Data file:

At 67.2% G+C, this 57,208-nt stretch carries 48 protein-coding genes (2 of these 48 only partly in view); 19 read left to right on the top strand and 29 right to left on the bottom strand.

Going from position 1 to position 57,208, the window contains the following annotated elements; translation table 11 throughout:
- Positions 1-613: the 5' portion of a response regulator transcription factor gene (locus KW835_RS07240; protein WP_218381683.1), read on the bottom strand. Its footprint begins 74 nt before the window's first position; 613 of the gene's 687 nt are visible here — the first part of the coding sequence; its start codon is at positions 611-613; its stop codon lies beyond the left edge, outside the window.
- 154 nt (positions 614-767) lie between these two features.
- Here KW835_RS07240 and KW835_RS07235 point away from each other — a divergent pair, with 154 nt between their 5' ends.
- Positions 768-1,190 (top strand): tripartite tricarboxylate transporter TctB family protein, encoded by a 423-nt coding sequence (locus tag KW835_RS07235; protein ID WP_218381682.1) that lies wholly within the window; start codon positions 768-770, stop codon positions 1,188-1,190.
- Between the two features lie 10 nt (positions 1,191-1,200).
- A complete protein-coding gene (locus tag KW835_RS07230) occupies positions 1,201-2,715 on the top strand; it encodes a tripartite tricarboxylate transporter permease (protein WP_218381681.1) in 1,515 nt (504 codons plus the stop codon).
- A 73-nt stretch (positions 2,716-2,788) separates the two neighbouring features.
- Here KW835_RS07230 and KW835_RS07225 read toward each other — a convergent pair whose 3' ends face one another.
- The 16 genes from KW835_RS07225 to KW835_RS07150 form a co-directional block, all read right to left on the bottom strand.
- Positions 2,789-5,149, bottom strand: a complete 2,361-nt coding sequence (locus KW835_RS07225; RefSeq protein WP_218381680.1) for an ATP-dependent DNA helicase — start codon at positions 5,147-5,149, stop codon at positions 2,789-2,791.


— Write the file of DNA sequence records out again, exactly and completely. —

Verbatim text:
At 67.2% G+C, this 57,208-nt stretch carries 48 protein-coding genes (2 of these 48 only partly in view); 19 read left to right on the top strand and 29 right to left on the bottom strand.

Going from position 1 to position 57,208, the window contains the following annotated elements; translation table 11 throughout:
- Positions 1-613: the 5' portion of a response regulator transcription factor gene (locus KW835_RS07240; protein WP_218381683.1), read on the bottom strand. Its footprint begins 74 nt before the window's first position; 613 of the gene's 687 nt are visible here — the first part of the coding sequence; its start codon is at positions 611-613; its stop codon lies beyond the left edge, outside the window.
- 154 nt (positions 614-767) lie between these two features.
- Here KW835_RS07240 and KW835_RS07235 point away from each other — a divergent pair, with 154 nt between their 5' ends.
- Positions 768-1,190 (top strand): tripartite tricarboxylate transporter TctB family protein, encoded by a 423-nt coding sequence (locus tag KW835_RS07235; protein ID WP_218381682.1) that lies wholly within the window; start codon positions 768-770, stop codon positions 1,188-1,190.
- Between the two features lie 10 nt (positions 1,191-1,200).
- A complete protein-coding gene (locus tag KW835_RS07230) occupies positions 1,201-2,715 on the top strand; it encodes a tripartite tricarboxylate transporter permease (protein WP_218381681.1) in 1,515 nt (504 codons plus the stop codon).
- A 73-nt stretch (positions 2,716-2,788) separates the two neighbouring features.
- Here KW835_RS07230 and KW835_RS07225 read toward each other — a convergent pair whose 3' ends face one another.
- The 16 genes from KW835_RS07225 to KW835_RS07150 form a co-directional block, all read right to left on the bottom strand.
- Positions 2,789-5,149, bottom strand: a complete 2,361-nt coding sequence (locus KW835_RS07225; RefSeq protein WP_218381680.1) for an ATP-dependent DNA helicase — start codon at positions 5,147-5,149, stop codon at positions 2,789-2,791.